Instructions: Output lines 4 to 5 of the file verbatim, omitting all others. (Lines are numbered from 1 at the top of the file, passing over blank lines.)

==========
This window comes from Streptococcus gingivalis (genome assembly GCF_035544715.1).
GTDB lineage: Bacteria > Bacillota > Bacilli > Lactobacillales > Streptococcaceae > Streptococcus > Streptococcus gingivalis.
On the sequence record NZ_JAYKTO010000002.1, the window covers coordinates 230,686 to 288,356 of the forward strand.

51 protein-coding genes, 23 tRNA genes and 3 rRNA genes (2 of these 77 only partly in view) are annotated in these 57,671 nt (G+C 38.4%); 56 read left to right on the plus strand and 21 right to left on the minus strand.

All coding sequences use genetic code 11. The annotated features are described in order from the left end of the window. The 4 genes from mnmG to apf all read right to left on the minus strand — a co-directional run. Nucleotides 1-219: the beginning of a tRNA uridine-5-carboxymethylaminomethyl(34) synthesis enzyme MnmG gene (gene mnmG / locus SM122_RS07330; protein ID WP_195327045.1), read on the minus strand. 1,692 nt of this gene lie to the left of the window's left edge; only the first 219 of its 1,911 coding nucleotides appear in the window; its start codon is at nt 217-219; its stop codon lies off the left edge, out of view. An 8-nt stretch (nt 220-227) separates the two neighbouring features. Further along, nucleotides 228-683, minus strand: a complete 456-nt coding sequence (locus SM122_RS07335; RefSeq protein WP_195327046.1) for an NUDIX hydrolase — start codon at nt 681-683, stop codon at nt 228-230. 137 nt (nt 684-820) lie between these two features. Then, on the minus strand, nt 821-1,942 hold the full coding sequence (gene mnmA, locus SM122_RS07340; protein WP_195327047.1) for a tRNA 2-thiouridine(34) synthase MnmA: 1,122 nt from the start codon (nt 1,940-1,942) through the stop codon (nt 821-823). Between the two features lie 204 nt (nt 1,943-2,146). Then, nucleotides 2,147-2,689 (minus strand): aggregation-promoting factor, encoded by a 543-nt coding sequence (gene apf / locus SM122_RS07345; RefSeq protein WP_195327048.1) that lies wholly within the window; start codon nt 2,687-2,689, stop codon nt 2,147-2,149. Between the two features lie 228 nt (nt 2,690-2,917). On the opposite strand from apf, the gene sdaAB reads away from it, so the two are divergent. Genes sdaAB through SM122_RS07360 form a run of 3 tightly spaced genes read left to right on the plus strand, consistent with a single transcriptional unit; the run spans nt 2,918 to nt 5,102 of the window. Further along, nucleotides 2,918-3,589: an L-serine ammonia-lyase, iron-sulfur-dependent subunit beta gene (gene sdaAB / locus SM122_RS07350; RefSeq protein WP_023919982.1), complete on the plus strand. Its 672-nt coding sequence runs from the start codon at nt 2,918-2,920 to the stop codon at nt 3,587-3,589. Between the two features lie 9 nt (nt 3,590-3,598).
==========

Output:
51 protein-coding genes, 23 tRNA genes and 3 rRNA genes (2 of these 77 only partly in view) are annotated in these 57,671 nt (G+C 38.4%); 56 read left to right on the plus strand and 21 right to left on the minus strand.

All coding sequences use genetic code 11. The annotated features are described in order from the left end of the window. The 4 genes from mnmG to apf all read right to left on the minus strand — a co-directional run. Nucleotides 1-219: the beginning of a tRNA uridine-5-carboxymethylaminomethyl(34) synthesis enzyme MnmG gene (gene mnmG / locus SM122_RS07330; protein ID WP_195327045.1), read on the minus strand. 1,692 nt of this gene lie to the left of the window's left edge; only the first 219 of its 1,911 coding nucleotides appear in the window; its start codon is at nt 217-219; its stop codon lies off the left edge, out of view. An 8-nt stretch (nt 220-227) separates the two neighbouring features. Further along, nucleotides 228-683, minus strand: a complete 456-nt coding sequence (locus SM122_RS07335; RefSeq protein WP_195327046.1) for an NUDIX hydrolase — start codon at nt 681-683, stop codon at nt 228-230. 137 nt (nt 684-820) lie between these two features. Then, on the minus strand, nt 821-1,942 hold the full coding sequence (gene mnmA, locus SM122_RS07340; protein WP_195327047.1) for a tRNA 2-thiouridine(34) synthase MnmA: 1,122 nt from the start codon (nt 1,940-1,942) through the stop codon (nt 821-823). Between the two features lie 204 nt (nt 1,943-2,146). Then, nucleotides 2,147-2,689 (minus strand): aggregation-promoting factor, encoded by a 543-nt coding sequence (gene apf / locus SM122_RS07345; RefSeq protein WP_195327048.1) that lies wholly within the window; start codon nt 2,687-2,689, stop codon nt 2,147-2,149. Between the two features lie 228 nt (nt 2,690-2,917). On the opposite strand from apf, the gene sdaAB reads away from it, so the two are divergent. Genes sdaAB through SM122_RS07360 form a run of 3 tightly spaced genes read left to right on the plus strand, consistent with a single transcriptional unit; the run spans nt 2,918 to nt 5,102 of the window. Further along, nucleotides 2,918-3,589: an L-serine ammonia-lyase, iron-sulfur-dependent subunit beta gene (gene sdaAB / locus SM122_RS07350; RefSeq protein WP_023919982.1), complete on the plus strand. Its 672-nt coding sequence runs from the start codon at nt 2,918-2,920 to the stop codon at nt 3,587-3,589. Between the two features lie 9 nt (nt 3,590-3,598).